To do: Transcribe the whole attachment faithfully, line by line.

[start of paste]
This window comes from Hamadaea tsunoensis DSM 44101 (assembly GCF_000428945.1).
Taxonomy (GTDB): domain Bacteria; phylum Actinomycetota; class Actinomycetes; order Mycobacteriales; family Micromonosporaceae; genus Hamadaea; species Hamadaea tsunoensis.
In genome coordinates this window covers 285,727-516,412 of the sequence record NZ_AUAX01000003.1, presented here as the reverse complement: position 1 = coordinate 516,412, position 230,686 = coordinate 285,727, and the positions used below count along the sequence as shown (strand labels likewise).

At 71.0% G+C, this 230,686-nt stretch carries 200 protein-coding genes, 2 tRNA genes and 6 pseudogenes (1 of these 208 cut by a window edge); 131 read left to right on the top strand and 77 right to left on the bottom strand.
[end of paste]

This window comes from Hamadaea tsunoensis DSM 44101 (assembly GCF_000428945.1).
Taxonomy (GTDB): domain Bacteria; phylum Actinomycetota; class Actinomycetes; order Mycobacteriales; family Micromonosporaceae; genus Hamadaea; species Hamadaea tsunoensis.
In genome coordinates this window covers 285,727-516,412 of the sequence record NZ_AUAX01000003.1, presented here as the reverse complement: position 1 = coordinate 516,412, position 230,686 = coordinate 285,727, and the positions used below count along the sequence as shown (strand labels likewise).

At 71.0% G+C, this 230,686-nt stretch carries 200 protein-coding genes, 2 tRNA genes and 6 pseudogenes (1 of these 208 cut by a window edge); 131 read left to right on the top strand and 77 right to left on the bottom strand.